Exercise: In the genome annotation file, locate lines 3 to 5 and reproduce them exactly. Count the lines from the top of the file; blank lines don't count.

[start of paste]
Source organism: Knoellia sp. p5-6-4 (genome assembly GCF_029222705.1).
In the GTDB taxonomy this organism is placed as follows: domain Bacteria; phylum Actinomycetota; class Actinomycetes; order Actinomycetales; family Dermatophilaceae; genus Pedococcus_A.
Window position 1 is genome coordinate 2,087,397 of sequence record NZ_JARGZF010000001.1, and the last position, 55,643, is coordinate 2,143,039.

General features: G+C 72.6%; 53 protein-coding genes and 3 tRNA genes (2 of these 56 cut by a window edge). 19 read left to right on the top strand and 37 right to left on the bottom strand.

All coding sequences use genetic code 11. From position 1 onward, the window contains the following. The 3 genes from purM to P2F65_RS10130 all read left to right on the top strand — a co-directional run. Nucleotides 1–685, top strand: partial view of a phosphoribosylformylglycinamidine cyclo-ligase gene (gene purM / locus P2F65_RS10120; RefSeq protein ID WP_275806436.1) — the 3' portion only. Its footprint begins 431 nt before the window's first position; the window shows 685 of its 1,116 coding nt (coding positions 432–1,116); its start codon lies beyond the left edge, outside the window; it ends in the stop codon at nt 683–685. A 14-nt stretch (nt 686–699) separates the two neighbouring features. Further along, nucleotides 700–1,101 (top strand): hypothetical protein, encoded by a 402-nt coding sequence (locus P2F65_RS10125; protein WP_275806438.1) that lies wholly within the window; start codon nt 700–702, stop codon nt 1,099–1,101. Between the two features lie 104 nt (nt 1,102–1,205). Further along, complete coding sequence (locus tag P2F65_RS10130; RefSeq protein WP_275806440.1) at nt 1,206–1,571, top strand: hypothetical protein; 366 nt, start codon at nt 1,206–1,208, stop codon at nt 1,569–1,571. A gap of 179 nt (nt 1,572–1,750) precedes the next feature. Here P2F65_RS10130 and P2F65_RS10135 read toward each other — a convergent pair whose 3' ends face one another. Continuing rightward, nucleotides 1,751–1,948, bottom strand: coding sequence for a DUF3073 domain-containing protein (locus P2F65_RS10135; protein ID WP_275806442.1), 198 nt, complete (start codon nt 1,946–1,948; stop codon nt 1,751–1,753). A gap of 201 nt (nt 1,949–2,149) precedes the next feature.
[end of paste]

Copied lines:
Window position 1 is genome coordinate 2,087,397 of sequence record NZ_JARGZF010000001.1, and the last position, 55,643, is coordinate 2,143,039.

General features: G+C 72.6%; 53 protein-coding genes and 3 tRNA genes (2 of these 56 cut by a window edge). 19 read left to right on the top strand and 37 right to left on the bottom strand.

All coding sequences use genetic code 11. From position 1 onward, the window contains the following. The 3 genes from purM to P2F65_RS10130 all read left to right on the top strand — a co-directional run. Nucleotides 1–685, top strand: partial view of a phosphoribosylformylglycinamidine cyclo-ligase gene (gene purM / locus P2F65_RS10120; RefSeq protein ID WP_275806436.1) — the 3' portion only. Its footprint begins 431 nt before the window's first position; the window shows 685 of its 1,116 coding nt (coding positions 432–1,116); its start codon lies beyond the left edge, outside the window; it ends in the stop codon at nt 683–685. A 14-nt stretch (nt 686–699) separates the two neighbouring features. Further along, nucleotides 700–1,101 (top strand): hypothetical protein, encoded by a 402-nt coding sequence (locus P2F65_RS10125; protein WP_275806438.1) that lies wholly within the window; start codon nt 700–702, stop codon nt 1,099–1,101. Between the two features lie 104 nt (nt 1,102–1,205). Further along, complete coding sequence (locus tag P2F65_RS10130; RefSeq protein WP_275806440.1) at nt 1,206–1,571, top strand: hypothetical protein; 366 nt, start codon at nt 1,206–1,208, stop codon at nt 1,569–1,571. A gap of 179 nt (nt 1,572–1,750) precedes the next feature. Here P2F65_RS10130 and P2F65_RS10135 read toward each other — a convergent pair whose 3' ends face one another. Continuing rightward, nucleotides 1,751–1,948, bottom strand: coding sequence for a DUF3073 domain-containing protein (locus P2F65_RS10135; protein ID WP_275806442.1), 198 nt, complete (start codon nt 1,946–1,948; stop codon nt 1,751–1,753). A gap of 201 nt (nt 1,949–2,149) precedes the next feature.